Today’s picture comes from Hemsedal, Norway.
I’m between doctor appointments right now. This morning I met with my naturopath to review recent bloodwork. My thyroid levels are within the normal range, as are my vitamin D levels so I will now take 2000 IU of vitamin D each day as opposed to the 4000 IU that I’ve been taking. My skin has gotten very dry and flaky, perhaps due to the fact that I’m not digesting fats well right now. I’ve been told to switch from Soy milk to Hemp milk (I’ll let you know how that goes) and to use 50:50 flax oil/olive oil in my recipes. We’ll see if that helps.
I stopped at Whole Foods on the way home to buy Hemp Milk and I found my favorite Whole Foods soup in the deli, Tunisian Hlelem. The recipe isn’t available on the Whole Foods web site but I did find this recipe on Tastefully Done when I “googled”:
‘Rainbow Soup’ aka Tunisian Vegetable Soup with Beans (aka Hlelem)
I get emails from ‘The Splendid Table’ every week. Their recipes tend to be rather unusual and sometimes require a rather sophisticated palate. This week, however, they sent a simple hearty soup recipe that is easy on the wallet and high in nutrition. I decided to give it a try and the results are, well- interesting and delicious!
I already had the Patak’s Curry Paste, so I decided not to hunt for the Harissa. The only Swiss chard they had at the grocery store was called ‘Bright Lights’, so the stalks and veins were all brightly colored reds and fuschias- yellows and oranges, too. I thought it was rather odd, but decided it may work in my favor with the three-year-old. I give foods more interesting names and then Ambrose will eat them. Creamy Tomato Soup with sour cream is ‘Ghost Soup’, so let’s just call this one ‘Rainbow Soup’ and then we’ll have a winner. 😉 Enjoy!!
Hlelem (Tunisian Vegetable and Bean Soup)
Makes 2 quarts
Harissa is a Tunisian hot sauce or paste usually made with hot chiles, garlic, cumin, coriander, caraway and olive oil. It’s available in cans, jars, or tubes from Middle Eastern markets and specialty stores.
2 tablespoons olive oil
4 teaspoons garlic, minced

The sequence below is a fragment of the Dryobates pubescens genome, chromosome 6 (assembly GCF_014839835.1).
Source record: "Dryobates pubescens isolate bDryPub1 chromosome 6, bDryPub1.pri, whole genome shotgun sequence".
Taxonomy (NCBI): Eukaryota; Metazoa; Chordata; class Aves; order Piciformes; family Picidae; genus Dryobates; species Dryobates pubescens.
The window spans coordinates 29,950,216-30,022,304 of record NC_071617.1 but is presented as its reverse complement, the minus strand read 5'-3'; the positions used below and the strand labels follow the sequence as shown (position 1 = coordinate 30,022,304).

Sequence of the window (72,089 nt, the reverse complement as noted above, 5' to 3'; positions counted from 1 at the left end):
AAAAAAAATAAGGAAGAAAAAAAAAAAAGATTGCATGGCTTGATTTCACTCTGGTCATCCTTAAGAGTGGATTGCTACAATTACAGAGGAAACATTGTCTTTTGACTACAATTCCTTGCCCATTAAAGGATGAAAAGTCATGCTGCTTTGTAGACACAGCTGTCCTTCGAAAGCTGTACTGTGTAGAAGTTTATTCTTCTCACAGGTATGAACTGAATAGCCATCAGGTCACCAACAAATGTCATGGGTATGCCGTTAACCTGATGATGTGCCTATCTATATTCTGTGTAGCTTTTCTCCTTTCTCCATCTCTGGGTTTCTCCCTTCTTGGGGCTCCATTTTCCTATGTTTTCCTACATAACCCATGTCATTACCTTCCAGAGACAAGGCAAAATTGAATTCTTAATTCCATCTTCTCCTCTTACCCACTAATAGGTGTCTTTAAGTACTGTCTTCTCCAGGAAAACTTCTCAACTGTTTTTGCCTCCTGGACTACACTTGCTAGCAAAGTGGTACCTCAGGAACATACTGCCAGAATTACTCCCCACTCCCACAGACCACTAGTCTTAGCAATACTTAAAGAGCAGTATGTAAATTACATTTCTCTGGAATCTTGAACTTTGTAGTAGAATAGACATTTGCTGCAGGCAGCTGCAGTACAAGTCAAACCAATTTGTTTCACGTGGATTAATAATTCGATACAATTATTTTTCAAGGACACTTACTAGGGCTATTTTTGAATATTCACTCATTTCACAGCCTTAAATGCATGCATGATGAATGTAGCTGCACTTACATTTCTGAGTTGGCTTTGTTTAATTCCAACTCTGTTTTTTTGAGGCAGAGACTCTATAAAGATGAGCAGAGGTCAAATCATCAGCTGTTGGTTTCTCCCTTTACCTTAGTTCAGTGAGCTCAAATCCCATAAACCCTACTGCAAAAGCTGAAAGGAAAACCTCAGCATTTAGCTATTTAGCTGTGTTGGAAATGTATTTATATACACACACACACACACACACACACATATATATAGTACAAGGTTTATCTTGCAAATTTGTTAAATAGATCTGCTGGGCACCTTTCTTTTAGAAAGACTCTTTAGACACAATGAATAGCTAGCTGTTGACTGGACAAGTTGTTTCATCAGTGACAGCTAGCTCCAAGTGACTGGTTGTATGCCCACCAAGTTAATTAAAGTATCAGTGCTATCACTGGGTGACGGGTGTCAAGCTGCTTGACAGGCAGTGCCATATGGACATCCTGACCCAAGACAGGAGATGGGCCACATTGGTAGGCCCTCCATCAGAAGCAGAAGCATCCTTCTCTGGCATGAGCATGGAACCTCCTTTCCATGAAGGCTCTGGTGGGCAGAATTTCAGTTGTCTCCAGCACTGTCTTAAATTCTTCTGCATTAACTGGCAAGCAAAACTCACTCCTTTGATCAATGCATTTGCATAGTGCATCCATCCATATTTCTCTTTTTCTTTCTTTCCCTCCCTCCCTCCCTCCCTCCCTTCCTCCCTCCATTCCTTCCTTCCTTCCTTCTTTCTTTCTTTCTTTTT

1/4 cup celery stalk, large outer veins trimmed, diced
1/4 cup onion, minced
1 quart chicken broth
6 tablespoons tomato paste
2/3 cup canned lima beans, drained, juices reserved
2/3 cup canned chickpeas, drained, juices reserved
7 cups Swiss chard leaves, stems removed and cut into 1-inch pieces, leaves shredded, lightly packed
1/2 cup angel hair pasta, dry, broken into bite-sized pieces
1/2 tablespoon red curry paste or harissa
Salt, to taste
Freshly ground black pepper, to taste
1/4 cup parsley, chopped
Heat the olive oil in a soup pot over medium heat. Add the garlic, celery, and onion. Cook, stirring occasionally, until the onion is translucent, about 5 to 7 minutes.
Combine 1/2 cup of the reserved chickpea liquid with 1/2 cup of the reserved lima bean liquid. Add the broth, reserved bean liquid, and the tomato paste to the pot. Mix together until well blended and bring to a simmer for 10 minutes.
Approximately 10 minutes before serving, add the lima beans and chickpeas, the Swiss chard, and the pasta. Simmer until the pasta and chard stems are tender, about 10 minutes.
Add the red curry paste and stir until blended. Season to taste with the salt and pepper. Garnish with the chopped parsley.
Harissa comes in small cans and can be found in a lot of supermarkets and Mediterranean groceries. Once opened, transfer the paste to a jar and store in the refrigerator for up to two months. Curry pastes are found, too, in Asian markets. Use both in marinades, salad dressings, for glazing foods and in stews and soups.
Other hearty greens such as ruby or golden chard, kale, mustard greens, beet greens, collard greens, or broccoli rabe can stand in for the Swiss chard. Choose organic bunches, if possible, with fresh, crisp leaves and firm stalks. Rinse well, separate the stalks from the leaves and wrap all in barely damp paper towels, tuck into a plastic bag and refrigerate until needed. Use within a few days of purchase. If stems on the collards or kale are thicker than 1/4 inch, it’s best not to put them in the soup, as they take longer to cook.
……..This afternoon, I’ll meet with my gastroenterologist.